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Rogue One The Moral Choices/Dilemmas of Rogue One

Discussion in 'Star Wars: Anthology (Released Films)' started by CrAsHcHaOs, Dec 16, 2016.

  1. Pro Scoundrel New Films Lawgiver & Casual Flyer

    Manager
    Member Since:
    Nov 20, 2012
    star 5
    Let's keep the real life politics out of this. This means everybody.
  2. CrAsHcHaOs Jedi Grand Master

    Member Since:
    May 7, 1999
    star 2

    Agreed!
    KSkywalker likes this.
  3. Ricardo Funes Jedi Master

    Member Since:
    Dec 18, 2015
    star 4
    For me, this was one of the most BOLD moves ever in a Star Wars movie. And I LOVE that they had the courage to do that.

    Rogue One shows us that the Rebellion was desperate and divided. Much more realistic than simple good-vs-evil.

    I remember people saying that Disney would make these movies too childish. [face_laugh]

    In TFA, a son killed his father.
    In Rogue One, a rebel killed another rebel to protect the information.
    Last edited by Ricardo Funes, Dec 17, 2016
  4. nightangel Force Ghost

    Member Since:
    Oct 31, 2014
    star 6
    if someone likes such things. I don't!!! Star Wars was always an escape from reality to a better world. I don't want to see the same terrible reality as in real world. :rolleyes:
    Last edited by nightangel, Dec 17, 2016
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  5. moreorless12 Jedi Master

    Member Since:
    Jan 4, 2016
    star 4
    One issue of course is that in the OT we actually see very little of the inner workings of the Rebellion, we basically see preparation of technical equipment, briefings to troops and responses to battles. That said I do think the start of ESB hints towards a less "whiter than white" situation, perhaps not in action but in the characterisation of the scenes. General Rieekan seems like someone who makes hard real world decisions for example rather than giving inspirational speech's(some of these in RO feel out of place to me) and the control area is rather dark and mysterious. Leia up against Tarkin in ANH as well isn't just purely berating his evilness but also verbally sparring with him.

    On the Empire side of things though I don't think they were ever really the purely evil space Nazi's that Abrams casts the FO as. Granted in ANH most of the Imps we see are pretty ruthless but in that film especially I think the Empire sets itself up as "the establishment" rather than as a simplistic "other" as the Nazi's have often become viewed post WW2. Luke's journey isn't just good against evil but also somewhat of a non conformist one joining a band of freedom fighters and looking for spiritual awakening following his father rather than career advancement. You fast forward to ESB and ROTJ and most of the Imp officers we see aren't really monsters at all, there brow beaten careerists representing the banality of evil.

    I would say as well that RO and indeed ANH represent a shift in the nature of the political situation. The DS is a much clearer showing of tyrannical power that sets the Rebellion on a much more direct confrontation with the Empire. You get the sense that prior to that things were much more of a shadow conflict which by its very nature is likely to be morality more questionable.
    Last edited by moreorless12, Dec 17, 2016
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  6. Too-Gon Onbourbon Jedi Padawan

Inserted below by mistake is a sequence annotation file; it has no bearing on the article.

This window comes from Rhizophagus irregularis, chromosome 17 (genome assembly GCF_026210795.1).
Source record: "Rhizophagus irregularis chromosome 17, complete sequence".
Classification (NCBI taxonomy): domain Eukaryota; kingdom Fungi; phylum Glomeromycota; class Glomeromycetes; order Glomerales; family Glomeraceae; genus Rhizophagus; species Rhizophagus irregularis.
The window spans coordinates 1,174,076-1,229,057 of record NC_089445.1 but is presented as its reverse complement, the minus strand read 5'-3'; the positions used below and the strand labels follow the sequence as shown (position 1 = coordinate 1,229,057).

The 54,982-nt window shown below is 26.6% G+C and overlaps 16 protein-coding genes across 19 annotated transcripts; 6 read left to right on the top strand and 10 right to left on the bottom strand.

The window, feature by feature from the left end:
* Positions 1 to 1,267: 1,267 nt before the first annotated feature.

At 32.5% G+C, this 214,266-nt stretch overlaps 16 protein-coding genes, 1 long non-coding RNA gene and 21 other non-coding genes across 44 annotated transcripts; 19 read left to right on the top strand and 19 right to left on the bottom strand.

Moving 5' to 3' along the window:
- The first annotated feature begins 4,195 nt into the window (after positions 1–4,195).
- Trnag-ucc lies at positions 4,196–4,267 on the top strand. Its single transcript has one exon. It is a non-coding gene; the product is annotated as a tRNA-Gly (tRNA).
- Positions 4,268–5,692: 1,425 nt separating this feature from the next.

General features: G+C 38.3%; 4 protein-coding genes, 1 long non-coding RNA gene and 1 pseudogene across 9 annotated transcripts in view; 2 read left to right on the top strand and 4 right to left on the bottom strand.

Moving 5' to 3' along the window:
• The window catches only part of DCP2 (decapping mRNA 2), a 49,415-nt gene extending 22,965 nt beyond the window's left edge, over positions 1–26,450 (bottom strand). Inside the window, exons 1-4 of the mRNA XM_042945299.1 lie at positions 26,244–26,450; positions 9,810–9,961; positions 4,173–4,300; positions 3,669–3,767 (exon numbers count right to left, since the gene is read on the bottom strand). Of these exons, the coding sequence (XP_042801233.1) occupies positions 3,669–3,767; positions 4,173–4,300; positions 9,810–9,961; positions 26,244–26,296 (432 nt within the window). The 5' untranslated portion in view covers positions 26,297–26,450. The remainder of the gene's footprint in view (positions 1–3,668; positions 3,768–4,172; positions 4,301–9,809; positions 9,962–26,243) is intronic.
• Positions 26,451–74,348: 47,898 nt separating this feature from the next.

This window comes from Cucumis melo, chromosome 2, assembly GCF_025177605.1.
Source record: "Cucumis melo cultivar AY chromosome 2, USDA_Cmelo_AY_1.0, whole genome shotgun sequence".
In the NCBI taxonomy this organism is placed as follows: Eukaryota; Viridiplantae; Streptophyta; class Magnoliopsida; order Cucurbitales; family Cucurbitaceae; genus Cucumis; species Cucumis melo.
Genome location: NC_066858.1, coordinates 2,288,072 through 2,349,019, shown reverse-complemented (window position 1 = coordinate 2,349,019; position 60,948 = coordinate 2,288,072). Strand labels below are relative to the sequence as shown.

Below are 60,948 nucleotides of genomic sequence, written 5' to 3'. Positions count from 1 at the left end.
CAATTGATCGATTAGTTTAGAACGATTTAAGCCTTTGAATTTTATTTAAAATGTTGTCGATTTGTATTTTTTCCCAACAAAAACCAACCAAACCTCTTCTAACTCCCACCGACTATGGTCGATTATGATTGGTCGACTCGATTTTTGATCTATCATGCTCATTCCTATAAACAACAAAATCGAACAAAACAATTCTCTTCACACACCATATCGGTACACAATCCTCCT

Member Since:
    Jan 23, 2016
    star 1
    You have been spared, Star Wars is in no way touching the terrible of reality.
  7. MasterMoolah Jedi Knight

    Member Since:
    Apr 25, 2015
    star 1
    I disagree. The Rebellion would never commit an act of genocide on the scale of what the Empire did on Jedha and Alderaan. I think it showed how desperate the rebels were to have an actual victory. They knew if the Death Star wasn't destroyed...all hope would be lost. Rebellions - real rebellions - aren't nearly as happy go lucky as it's been portrayed in SW.
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  8. Chewies_bandolier Jedi Grand Master

    Member Since:
    May 5, 2002
    star 4


    Well there seems to be enough Star Wars going around in the next few years to help everyone deal with life. Stories and myths have always been created to reflect upon aspects of reality - Lord of the Rings, for instance.

    Anyway - I fundamentally disagree with the OP as I don't really see the Rebellion blowing up entire planets for the sake of intimidation, but they are 100% not the glowing one-dimensional "goodies" of the OT. Which for me personally, is WONDERFUL.
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  9. BucMan-55 Jedi Master

    Member Since:
    Nov 2, 2004
    star 1
    Anyone recall the Jay and Silent Bob conversation about the death star workers? Luke killed hundreds of thousands of people with that proton torpedo and I am sure not all of the folks aboard the death star were evil. We just don't see the humanization of the destruction like in RO. So not totally innocent in the OT, but RO certainly shows a darker side of conflict.
    Granek, Strongbow and Ricardo Funes like this.
  10. dick rodgers Jedi Knight

    Member Since:
    Feb 23, 2016
    star 2
    PREACH IT
  11. MoffJacob Jedi Padawan

    Member Since:
    Dec 25, 2015
    star 1
    I felt that the Scariff crisis helped the Rebellion to improve in terms of morals : less shaddy people, less cowards, they were either dead or gone after Scariff
    Last edited by MoffJacob, Dec 17, 2016
  12. Chewies_bandolier Jedi Grand Master

    Member Since:
    May 5, 2002
    star 4

    Some one in an interview that I can't find online mentioned that the Rebels blow up the Death Star (and all of the independent contractors and their families) in retaliation for the Empire blowing up Alderaan so... yeah :D How you see things all depends upon your point of view.

    I think that the adult me enjoyed this film in a way that 6 year old me just wouldn't appreciate. And that's again okay - there's enough for everyone (which is why I don't watch Rebels or post on Rebels boards about how I disliked it - it just wasn't for me). That's all I'll say for now :)